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Some Canadians switched to heat pumps, others regretted the choice. Here’s what they told us

By Dorcas Marfo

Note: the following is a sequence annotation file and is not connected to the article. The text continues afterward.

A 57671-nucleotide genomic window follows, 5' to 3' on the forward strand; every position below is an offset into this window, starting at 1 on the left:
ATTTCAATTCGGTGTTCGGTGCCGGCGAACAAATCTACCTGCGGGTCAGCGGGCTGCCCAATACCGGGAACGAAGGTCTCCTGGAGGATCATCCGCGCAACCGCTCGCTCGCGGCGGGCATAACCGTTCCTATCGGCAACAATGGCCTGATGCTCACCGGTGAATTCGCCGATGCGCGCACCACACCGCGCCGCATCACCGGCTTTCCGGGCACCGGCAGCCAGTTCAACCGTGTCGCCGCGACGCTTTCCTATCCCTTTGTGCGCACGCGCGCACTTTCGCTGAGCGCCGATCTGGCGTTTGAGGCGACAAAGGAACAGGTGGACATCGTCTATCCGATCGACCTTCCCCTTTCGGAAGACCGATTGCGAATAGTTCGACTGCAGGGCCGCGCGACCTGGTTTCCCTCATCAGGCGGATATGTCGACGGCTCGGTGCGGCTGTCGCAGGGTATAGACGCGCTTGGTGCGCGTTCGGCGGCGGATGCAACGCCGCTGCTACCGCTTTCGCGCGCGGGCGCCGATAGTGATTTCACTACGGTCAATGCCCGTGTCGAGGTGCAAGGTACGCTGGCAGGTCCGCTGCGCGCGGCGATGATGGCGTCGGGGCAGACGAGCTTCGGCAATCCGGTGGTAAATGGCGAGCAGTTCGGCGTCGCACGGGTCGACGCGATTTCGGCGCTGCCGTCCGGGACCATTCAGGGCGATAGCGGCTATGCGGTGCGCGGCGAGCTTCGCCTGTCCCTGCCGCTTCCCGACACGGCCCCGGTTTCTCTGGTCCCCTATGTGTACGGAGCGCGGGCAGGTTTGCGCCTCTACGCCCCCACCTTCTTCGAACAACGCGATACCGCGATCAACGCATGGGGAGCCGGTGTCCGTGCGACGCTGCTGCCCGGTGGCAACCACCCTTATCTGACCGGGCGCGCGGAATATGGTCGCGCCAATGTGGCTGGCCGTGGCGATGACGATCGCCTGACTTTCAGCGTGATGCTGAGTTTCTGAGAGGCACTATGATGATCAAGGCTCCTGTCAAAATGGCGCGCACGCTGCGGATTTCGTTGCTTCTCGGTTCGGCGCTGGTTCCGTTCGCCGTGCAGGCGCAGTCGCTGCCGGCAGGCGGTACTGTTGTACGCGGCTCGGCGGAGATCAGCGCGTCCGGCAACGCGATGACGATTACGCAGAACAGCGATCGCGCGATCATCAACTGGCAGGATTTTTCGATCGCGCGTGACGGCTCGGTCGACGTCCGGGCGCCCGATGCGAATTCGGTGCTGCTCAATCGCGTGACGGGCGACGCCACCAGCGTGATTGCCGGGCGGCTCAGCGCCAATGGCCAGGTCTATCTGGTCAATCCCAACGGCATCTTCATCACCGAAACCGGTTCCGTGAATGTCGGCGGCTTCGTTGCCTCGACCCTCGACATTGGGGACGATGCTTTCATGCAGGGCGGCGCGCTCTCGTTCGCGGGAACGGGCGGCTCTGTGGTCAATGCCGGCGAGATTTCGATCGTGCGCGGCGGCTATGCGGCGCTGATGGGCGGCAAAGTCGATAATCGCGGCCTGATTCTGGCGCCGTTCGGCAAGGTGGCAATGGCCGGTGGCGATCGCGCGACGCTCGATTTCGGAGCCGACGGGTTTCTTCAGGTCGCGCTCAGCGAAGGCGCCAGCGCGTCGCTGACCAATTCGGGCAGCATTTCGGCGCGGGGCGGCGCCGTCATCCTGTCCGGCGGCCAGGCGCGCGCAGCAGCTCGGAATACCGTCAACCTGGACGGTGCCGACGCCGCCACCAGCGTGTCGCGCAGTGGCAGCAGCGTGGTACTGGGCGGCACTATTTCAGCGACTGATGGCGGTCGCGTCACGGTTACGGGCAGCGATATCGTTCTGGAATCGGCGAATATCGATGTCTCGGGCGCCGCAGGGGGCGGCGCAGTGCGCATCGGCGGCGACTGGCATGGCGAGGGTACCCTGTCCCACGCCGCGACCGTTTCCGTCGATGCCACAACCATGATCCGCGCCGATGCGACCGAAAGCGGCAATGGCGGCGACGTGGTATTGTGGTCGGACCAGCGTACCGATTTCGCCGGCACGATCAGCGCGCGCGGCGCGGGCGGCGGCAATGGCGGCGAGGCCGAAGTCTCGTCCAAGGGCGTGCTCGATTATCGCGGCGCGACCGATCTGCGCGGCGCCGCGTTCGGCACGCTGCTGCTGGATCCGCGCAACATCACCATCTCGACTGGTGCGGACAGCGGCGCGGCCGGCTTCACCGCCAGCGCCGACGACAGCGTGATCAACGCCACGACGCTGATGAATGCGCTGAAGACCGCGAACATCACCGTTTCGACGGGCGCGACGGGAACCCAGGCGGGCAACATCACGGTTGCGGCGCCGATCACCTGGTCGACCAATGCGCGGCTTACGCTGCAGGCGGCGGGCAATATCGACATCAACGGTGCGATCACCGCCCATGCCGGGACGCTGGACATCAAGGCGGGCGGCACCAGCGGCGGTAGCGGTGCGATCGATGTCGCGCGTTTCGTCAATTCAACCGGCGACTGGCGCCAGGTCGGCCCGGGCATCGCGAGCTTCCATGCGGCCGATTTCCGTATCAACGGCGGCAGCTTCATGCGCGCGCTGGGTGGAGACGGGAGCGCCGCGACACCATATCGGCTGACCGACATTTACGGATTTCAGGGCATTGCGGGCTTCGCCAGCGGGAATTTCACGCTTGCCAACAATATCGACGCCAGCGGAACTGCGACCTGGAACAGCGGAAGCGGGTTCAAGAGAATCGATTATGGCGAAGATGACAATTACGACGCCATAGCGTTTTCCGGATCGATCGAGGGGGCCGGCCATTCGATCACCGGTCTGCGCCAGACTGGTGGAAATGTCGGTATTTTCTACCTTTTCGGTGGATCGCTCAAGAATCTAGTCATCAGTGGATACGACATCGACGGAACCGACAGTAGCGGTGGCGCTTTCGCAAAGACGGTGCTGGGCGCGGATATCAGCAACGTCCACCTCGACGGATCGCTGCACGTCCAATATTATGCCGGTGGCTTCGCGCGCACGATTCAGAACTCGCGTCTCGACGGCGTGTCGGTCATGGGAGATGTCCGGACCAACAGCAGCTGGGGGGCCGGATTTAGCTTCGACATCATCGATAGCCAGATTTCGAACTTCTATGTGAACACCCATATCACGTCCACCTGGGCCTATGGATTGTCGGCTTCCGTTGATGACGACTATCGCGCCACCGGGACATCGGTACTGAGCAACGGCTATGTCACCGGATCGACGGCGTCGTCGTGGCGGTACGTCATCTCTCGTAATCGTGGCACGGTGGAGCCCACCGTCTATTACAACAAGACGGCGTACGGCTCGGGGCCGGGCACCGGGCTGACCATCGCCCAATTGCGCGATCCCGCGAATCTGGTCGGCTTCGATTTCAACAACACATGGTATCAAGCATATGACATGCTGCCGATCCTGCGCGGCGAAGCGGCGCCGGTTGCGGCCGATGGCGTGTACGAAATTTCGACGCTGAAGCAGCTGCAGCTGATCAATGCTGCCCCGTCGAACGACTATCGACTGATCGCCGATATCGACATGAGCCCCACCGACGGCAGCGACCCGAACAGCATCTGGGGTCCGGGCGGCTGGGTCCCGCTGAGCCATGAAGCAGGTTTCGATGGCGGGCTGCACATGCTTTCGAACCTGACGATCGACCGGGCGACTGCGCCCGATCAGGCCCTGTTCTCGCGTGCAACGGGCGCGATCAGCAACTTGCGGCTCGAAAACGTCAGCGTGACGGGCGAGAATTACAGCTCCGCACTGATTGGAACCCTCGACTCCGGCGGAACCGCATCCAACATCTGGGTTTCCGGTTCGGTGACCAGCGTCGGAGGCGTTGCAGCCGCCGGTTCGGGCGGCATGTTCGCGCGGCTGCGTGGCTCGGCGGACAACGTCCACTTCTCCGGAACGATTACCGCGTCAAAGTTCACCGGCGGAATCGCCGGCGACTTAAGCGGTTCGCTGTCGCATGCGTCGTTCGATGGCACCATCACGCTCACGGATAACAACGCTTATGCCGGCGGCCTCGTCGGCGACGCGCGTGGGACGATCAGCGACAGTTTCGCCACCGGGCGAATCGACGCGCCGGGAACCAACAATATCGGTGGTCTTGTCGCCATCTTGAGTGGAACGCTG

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    TORONTO (CTV Network) — In light of colder temperatures and recent debates over government-imposed pollution pricing, Canadians’ choices on how to stay warm and heat their homes have come to the forefront. Many Canadians say they’ve turned to heat pumps, a system billed as being greener than traditional heating that, on average, operates three times more efficiently than electric resistance or electric boiler heating, according to Efficiency Canada, an energy and policy tracker with Carleton University’s Sustainable Energy Research Centre. Canadians reached out to to explain the challenges they are facing since switching to heat pumps, why they’ve made the switch, and factors they are considering before they do. The emailed responses have not all been independently verified. Paul Jenkins of Bancroft, Ont., said the primary reason he recently installed a heat pump was to reduce his carbon footprint, he wrote in an email to “While we are located in central Ontario (Bancroft) our winter temperatures mimic those of areas much further north. I have read many of the negative sentiments from some politicians who don’t believe they will work in cold climates – I disagree,” Jenkins wrote. Kate Rhodes of London, Ont., also echoed comments of having no issues with heating or cooling. “We owned a rental property for several years that had baseboard heat – we switched it over to ductless heat pumps more than 10 years ago and had no problem keeping it warm in the winters, and reduced our electric bill by over half,” Rhodes wrote. Rhodes cited that the monthly costs to run all electric heat pumps were the same price as hydro and natural gas, in her experience. While others like Tish Jonsson of Winnipeg, Man., said that despite making the switch at her cabin and putting two heat pumps it was “useless for heat in the prairies and northern Canada.”. “Went to the cabin on a Friday evening. Overnight low was -20 C. everything was fine. Next night, it went to -30 …. woke up freezing. The units were off and had to turn on back up baseboards and ceramic heaters. After hours of troubleshooting. Found out that the units don’t work past -25 and a few are rated -30,” Jonsson wrote. Steve Huffman of Courtenay, B.C. said he’s had a heat pump since 2009 and although it works great in the summer with central air conditioning, said winter’s temperatures prove to be a challenge. “As winter approached and temps dropped to a range of 5 C to -5 C or colder on occasion the heat pump’s efficiency dropped exponentially with it. For each degree the temps dropped below 5 C the (heat pump) ran longer and longer to try and keep the selected 20 C on the thermostat,” Huffman wrote, and added that it took a strain on the heat pump compressor. Huffman said with heat pumps it’s important to factor in a home’s insulation and the max amperage of a home’s electrical service. Some readers, meanwhile, reached out about struggles with rebate programs meant to make purchasing heat pumps easier. Colleen Fisher of Deep Cove, B.C., said she made the switch to a heat pump earlier this year but didn’t anticipate a pre-inspection was required in order to qualify for a $5,000 rebate—which was one of her reasons for switching, among environmental and comfort factors, she said in her email. “They refused to provide me with the rebate. The total cost of my heat pump installation was $27K, so I was really counting on receiving the $5K rebate,” Fisher wrote. John Murrell of P.E.I said in his province’s government has a free heat pump program, but he ran into issues with the system. “Once the weather turned cold below -10 C, the unit failed to produce heat, and went into frost mode. We ended up with all the plumbing in the house frozen solid and even the toilet. Then we had to get electric heaters as back up and the January electric bill was $850,” he said. “So now we have had to buy another heat source, and turn off the heat pump when the cold sets in. So, trying to be green and save money has cost $3,000 of borrowing for a biomass stove.” Meanwhile, some Canadians say they are currently considering making the switch. John Labrosse of Ottawa said a home energy audit is in his and his wife’s plans to see how well their home does and to potentially take advantage of grants. “We currently heat with a forced air propane furnace, which is getting very expensive due to skyrocketing cost of propane. We also find the idea of an environmentally friendly system very attractive. We currently have solar panels to help with our hydro use-costs,” wrote Labrosse in an email to Living in a small bungalow in a small town with no natural gas, Rachel Corbett of Marmora, Ont., said she is “100 per cent in favour” of making the switch from propane furnace to a heat pump. “We have obtained one quote – about $18k which struck me as high! – but we cannot swing that without some financial help so we are definitely hoping some subsidies might become available soon,” she said in the email to A heat pump is defined as an electric device that extracts heat from a low temperature space and delivers it to a high temperature space. reports that a modern heat pump can reduce the amount of energy used by 50 per cent, particularly with electric baseboard heating. According to the government of Canada, “the higher efficiency of the heat pump can translate into significant energy use reductions,” but actual savings could depend on a number of factors, including, local climate, the efficiency of your current heating system and the size of the heat pump. With files from Mitchell Consky

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